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Practical Forestry in the Pacific Northwest Protecting Existing Forests and Growing New Ones, from the Standpoint of the Public and That of the Lumberman, with an Outline of Technical Methods   By: (1875-)

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NORTHWEST

E text prepared by Robert J. Hall

PRACTICAL FORESTRY IN THE PACIFIC NORTHWEST

Protecting Existing Forests and Growing New Ones, from the Standpoint of the Public and That of the Lumberman, with an Outline of Technical Methods.

by

E. T. ALLEN

Forester for the Western Forestry & Conservation Association (Formerly U. S. District Forester for Oregon, Washington and Alaska)

Issued by The Western Forestry & Conservation Association Office of the Forester 421 Yeon Building, Portland, Oregon. 1911

PREFACE

WHAT THIS BOOK IS ABOUT AND WHY

The object of this booklet is to present the elementary principles of forest conservation as they apply on the Pacific coast from Montana to California.

There is a keen and growing interest in this subject. Citizens of the western states are beginning to realize that the forest is a community resource and that its wasteful destruction injures their welfare. Lumbermen are coming to regard timber land not as a mine to be worked out and abandoned, but as a possible source of perpetual industry. They find little available information, however, as to how these theories can be reduced to actual practice. The Western Forestry and Conservation Association believes it can render no more practical service than by being the first to outline for public use definite workable methods of forest management applicable to western conditions.

A publication of this length can give little more than an outline, but attempt has been made either to answer the most obvious questions which suggest themselves to timber owners interested in forest preservation or to guide the latter in finding their own answers. Only the most reliable conservative information has been drawn on, much of it having been collected by the Government.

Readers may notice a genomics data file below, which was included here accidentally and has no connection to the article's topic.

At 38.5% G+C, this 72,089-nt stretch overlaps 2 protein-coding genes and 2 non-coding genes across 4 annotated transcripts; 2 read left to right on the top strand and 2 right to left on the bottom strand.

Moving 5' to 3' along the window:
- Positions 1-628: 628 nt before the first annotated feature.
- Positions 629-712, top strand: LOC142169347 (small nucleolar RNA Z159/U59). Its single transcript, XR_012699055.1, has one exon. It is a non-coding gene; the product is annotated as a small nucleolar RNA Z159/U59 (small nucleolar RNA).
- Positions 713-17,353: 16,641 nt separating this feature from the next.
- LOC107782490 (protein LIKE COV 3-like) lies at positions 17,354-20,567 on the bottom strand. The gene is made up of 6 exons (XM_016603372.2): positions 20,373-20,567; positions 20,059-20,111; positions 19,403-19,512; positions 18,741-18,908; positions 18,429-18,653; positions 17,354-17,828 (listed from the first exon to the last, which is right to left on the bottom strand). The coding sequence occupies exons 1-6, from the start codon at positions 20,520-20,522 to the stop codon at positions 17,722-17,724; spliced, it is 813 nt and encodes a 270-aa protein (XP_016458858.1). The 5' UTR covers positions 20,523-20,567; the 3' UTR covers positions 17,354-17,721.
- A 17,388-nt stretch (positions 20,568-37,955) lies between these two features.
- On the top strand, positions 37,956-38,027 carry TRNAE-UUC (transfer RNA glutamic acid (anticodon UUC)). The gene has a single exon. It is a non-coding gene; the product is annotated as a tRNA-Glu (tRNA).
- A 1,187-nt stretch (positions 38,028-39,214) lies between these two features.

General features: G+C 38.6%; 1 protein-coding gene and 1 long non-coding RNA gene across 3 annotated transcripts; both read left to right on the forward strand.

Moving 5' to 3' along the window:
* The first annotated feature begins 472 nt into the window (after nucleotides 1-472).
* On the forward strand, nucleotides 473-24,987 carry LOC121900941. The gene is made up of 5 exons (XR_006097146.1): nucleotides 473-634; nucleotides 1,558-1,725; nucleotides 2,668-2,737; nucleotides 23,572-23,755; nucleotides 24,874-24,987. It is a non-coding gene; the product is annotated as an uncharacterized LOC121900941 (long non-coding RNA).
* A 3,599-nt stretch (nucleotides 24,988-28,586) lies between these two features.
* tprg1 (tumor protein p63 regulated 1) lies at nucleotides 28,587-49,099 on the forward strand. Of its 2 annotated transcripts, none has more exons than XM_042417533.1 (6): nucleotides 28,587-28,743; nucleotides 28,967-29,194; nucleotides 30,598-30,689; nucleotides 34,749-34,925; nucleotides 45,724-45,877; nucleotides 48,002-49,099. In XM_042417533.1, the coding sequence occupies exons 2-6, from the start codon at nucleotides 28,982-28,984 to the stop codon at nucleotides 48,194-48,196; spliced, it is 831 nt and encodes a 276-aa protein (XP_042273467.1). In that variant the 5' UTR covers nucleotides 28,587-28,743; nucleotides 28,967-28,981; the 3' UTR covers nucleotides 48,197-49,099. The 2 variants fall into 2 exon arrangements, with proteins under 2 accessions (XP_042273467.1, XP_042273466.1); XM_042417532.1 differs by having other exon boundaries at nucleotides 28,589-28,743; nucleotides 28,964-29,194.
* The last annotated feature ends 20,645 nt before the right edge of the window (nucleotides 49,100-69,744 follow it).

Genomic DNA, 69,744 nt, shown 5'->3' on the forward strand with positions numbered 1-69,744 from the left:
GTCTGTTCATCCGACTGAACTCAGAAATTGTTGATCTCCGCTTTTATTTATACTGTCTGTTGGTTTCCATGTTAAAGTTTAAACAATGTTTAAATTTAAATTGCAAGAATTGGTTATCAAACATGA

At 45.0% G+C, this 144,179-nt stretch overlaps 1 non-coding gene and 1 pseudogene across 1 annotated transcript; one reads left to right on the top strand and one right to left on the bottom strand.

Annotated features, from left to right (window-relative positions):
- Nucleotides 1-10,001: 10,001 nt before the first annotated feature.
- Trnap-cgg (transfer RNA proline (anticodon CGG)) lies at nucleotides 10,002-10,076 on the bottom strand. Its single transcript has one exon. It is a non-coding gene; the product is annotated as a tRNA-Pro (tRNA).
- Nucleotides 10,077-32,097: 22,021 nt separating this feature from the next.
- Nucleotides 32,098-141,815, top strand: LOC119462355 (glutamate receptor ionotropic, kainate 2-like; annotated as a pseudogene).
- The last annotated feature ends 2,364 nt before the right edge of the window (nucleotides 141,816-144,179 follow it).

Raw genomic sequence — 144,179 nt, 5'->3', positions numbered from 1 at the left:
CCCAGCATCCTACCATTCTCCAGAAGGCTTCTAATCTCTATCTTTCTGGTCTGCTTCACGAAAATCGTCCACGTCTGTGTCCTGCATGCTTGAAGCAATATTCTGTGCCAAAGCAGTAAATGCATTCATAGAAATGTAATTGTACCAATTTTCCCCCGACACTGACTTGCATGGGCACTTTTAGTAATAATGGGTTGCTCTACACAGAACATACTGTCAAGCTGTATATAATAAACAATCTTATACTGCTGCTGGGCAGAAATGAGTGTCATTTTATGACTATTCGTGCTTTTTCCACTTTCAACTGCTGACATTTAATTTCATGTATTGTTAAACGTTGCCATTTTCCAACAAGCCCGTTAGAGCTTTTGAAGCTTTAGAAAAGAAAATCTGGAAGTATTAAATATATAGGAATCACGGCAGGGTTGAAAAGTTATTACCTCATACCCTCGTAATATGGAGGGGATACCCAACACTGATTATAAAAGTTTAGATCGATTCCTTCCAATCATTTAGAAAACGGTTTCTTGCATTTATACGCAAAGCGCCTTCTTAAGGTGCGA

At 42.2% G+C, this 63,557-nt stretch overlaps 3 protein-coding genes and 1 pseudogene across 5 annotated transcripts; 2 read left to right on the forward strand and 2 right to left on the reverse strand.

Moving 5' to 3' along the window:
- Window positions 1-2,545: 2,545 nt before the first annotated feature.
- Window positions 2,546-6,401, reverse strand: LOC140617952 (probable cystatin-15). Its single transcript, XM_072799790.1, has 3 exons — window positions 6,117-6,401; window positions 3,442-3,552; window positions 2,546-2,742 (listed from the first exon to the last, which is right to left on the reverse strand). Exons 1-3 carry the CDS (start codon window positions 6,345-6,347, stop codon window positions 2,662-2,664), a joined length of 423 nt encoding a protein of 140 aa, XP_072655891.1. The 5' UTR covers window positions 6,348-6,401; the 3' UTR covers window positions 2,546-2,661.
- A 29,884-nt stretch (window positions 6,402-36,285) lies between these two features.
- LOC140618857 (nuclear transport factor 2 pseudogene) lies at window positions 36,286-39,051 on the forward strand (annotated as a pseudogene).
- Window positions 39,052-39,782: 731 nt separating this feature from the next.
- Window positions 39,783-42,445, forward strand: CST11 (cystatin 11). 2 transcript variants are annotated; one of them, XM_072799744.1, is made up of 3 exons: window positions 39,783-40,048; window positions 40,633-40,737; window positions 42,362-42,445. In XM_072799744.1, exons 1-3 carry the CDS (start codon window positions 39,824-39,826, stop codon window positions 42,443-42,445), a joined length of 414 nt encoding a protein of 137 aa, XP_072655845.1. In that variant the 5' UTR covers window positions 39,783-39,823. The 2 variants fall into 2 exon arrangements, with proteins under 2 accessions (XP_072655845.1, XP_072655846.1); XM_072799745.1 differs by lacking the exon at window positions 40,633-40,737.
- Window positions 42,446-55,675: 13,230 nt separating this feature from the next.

While the booklet is intended to be of use chiefly to forest owners, a chapter on the advantage to the community of a proper state forest policy is included, also a chapter on tree growing by farmers. The first presents the economic relation of forest preservation to public welfare, with its problems of fire prevention, taxation and reforestation; for the use of writers, legislators, voters, or others desiring to investigate this subject of growing public concern. It is based upon the conclusions of the best unprejudiced authorities who have approached these problems from the public standpoint.

In the technical chapters on forest management and its possibilities, the author accepts full responsibility for conclusions drawn except when otherwise noted. To the Forest Service, however, is entitled the credit for collecting practically all the growth and yield figures upon which these conclusions are based. Especial acknowledgement is due to Mr. J. F. K├╝mmel for information on tree planting.

In concluding this preface, the author regrets that the booklet which it introduces was necessarily written hurriedly, a page or two at a time, at odd hours taken from the work of a busy office. For this reason its style and management leaves much to be desired, but it has been thought better to make the information it contains immediately available than to await a doubtful opportunity to rewrite it.

CONTENTS

PREFACE

What This Book Is About, and Why.

INTRODUCTION

What We Have in the West. What We Are Doing With It. Does It Pay?

CHAPTER I. FORESTRY AND THE PUBLIC

Importance of Forests as a Community Resource. Wealth Their Manufacture Brings to All Industries. Value as Source of Tax Revenue. Our Interest as Consumers. Real Issue Not Property Protection but Conditions of Life For All. Particularly Favorable Natural Forest Conditions on Pacific Coast. Present Policy of Waste. Fire Loss. Idleness of Deforested Land. Action We Must Take. Fire Prevention. Reforestation. Tax Reform. Public Responsibility. Essentials of Needed State Policy. Duty of the Average Citizen.

CHAPTER II. FORESTRY AND THE LUMBERMAN

Economic Principles Governing Forest Production. Supply and Demand. Lumberman Must Consider... Continue reading book >>




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